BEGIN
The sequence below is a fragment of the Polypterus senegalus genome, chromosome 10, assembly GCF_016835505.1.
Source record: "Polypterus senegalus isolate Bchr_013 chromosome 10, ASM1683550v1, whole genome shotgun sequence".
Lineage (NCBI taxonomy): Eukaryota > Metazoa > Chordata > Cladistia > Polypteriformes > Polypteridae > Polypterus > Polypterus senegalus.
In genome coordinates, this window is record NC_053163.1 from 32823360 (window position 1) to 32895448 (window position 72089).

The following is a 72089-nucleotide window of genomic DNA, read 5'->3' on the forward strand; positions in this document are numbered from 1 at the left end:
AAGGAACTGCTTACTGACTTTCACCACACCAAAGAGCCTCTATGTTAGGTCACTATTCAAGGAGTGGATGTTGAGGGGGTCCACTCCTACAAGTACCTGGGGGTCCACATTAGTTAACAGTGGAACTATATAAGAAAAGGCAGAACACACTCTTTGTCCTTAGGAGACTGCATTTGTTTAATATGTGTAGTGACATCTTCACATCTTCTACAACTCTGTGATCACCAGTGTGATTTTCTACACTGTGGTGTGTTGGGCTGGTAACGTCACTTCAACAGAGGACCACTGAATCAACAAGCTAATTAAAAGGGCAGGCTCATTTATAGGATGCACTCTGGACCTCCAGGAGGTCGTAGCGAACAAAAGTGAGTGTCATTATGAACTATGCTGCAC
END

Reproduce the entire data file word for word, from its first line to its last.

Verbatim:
The sequence below is a fragment of the Polypterus senegalus genome, chromosome 10, assembly GCF_016835505.1.
Source record: "Polypterus senegalus isolate Bchr_013 chromosome 10, ASM1683550v1, whole genome shotgun sequence".
Lineage (NCBI taxonomy): Eukaryota > Metazoa > Chordata > Cladistia > Polypteriformes > Polypteridae > Polypterus > Polypterus senegalus.
In genome coordinates, this window is record NC_053163.1 from 32823360 (window position 1) to 32895448 (window position 72089).

The following is a 72089-nucleotide window of genomic DNA, read 5'->3' on the forward strand; positions in this document are numbered from 1 at the left end:
AAGGAACTGCTTACTGACTTTCACCACACCAAAGAGCCTCTATGTTAGGTCACTATTCAAGGAGTGGATGTTGAGGGGGTCCACTCCTACAAGTACCTGGGGGTCCACATTAGTTAACAGTGGAACTATATAAGAAAAGGCAGAACACACTCTTTGTCCTTAGGAGACTGCATTTGTTTAATATGTGTAGTGACATCTTCACATCTTCTACAACTCTGTGATCACCAGTGTGATTTTCTACACTGTGGTGTGTTGGGCTGGTAACGTCACTTCAACAGAGGACCACTGAATCAACAAGCTAATTAAAAGGGCAGGCTCATTTATAGGATGCACTCTGGACCTCCAGGAGGTCGTAGCGAACAAAAGTGAGTGTCATTATGAACTATGCTGCAC